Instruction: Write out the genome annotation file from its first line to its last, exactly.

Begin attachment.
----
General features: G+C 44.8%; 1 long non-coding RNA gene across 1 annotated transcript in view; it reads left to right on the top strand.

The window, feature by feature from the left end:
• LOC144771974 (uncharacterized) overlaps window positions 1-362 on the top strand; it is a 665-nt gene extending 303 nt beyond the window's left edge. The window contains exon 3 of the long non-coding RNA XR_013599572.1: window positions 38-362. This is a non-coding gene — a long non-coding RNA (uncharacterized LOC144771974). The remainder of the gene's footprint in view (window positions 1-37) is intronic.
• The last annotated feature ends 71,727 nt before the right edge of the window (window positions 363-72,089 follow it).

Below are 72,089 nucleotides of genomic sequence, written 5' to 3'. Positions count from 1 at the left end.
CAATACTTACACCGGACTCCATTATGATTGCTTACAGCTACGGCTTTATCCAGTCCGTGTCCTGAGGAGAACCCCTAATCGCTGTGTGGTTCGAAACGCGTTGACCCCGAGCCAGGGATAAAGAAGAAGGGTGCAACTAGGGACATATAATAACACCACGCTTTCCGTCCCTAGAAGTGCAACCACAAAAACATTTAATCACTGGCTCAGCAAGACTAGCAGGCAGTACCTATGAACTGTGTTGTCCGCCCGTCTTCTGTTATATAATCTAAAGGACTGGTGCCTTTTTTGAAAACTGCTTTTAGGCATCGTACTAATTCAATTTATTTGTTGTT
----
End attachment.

General features: G+C 44.8%; 1 long non-coding RNA gene across 1 annotated transcript in view; it reads left to right on the top strand.

The window, feature by feature from the left end:
• LOC144771974 (uncharacterized) overlaps window positions 1-362 on the top strand; it is a 665-nt gene extending 303 nt beyond the window's left edge. The window contains exon 3 of the long non-coding RNA XR_013599572.1: window positions 38-362. This is a non-coding gene — a long non-coding RNA (uncharacterized LOC144771974). The remainder of the gene's footprint in view (window positions 1-37) is intronic.
• The last annotated feature ends 71,727 nt before the right edge of the window (window positions 363-72,089 follow it).

Below are 72,089 nucleotides of genomic sequence, written 5' to 3'. Positions count from 1 at the left end.
CAATACTTACACCGGACTCCATTATGATTGCTTACAGCTACGGCTTTATCCAGTCCGTGTCCTGAGGAGAACCCCTAATCGCTGTGTGGTTCGAAACGCGTTGACCCCGAGCCAGGGATAAAGAAGAAGGGTGCAACTAGGGACATATAATAACACCACGCTTTCCGTCCCTAGAAGTGCAACCACAAAAACATTTAATCACTGGCTCAGCAAGACTAGCAGGCAGTACCTATGAACTGTGTTGTCCGCCCGTCTTCTGTTATATAATCTAAAGGACTGGTGCCTTTTTTGAAAACTGCTTTTAGGCATCGTACTAATTCAATTTATTTGTTGTT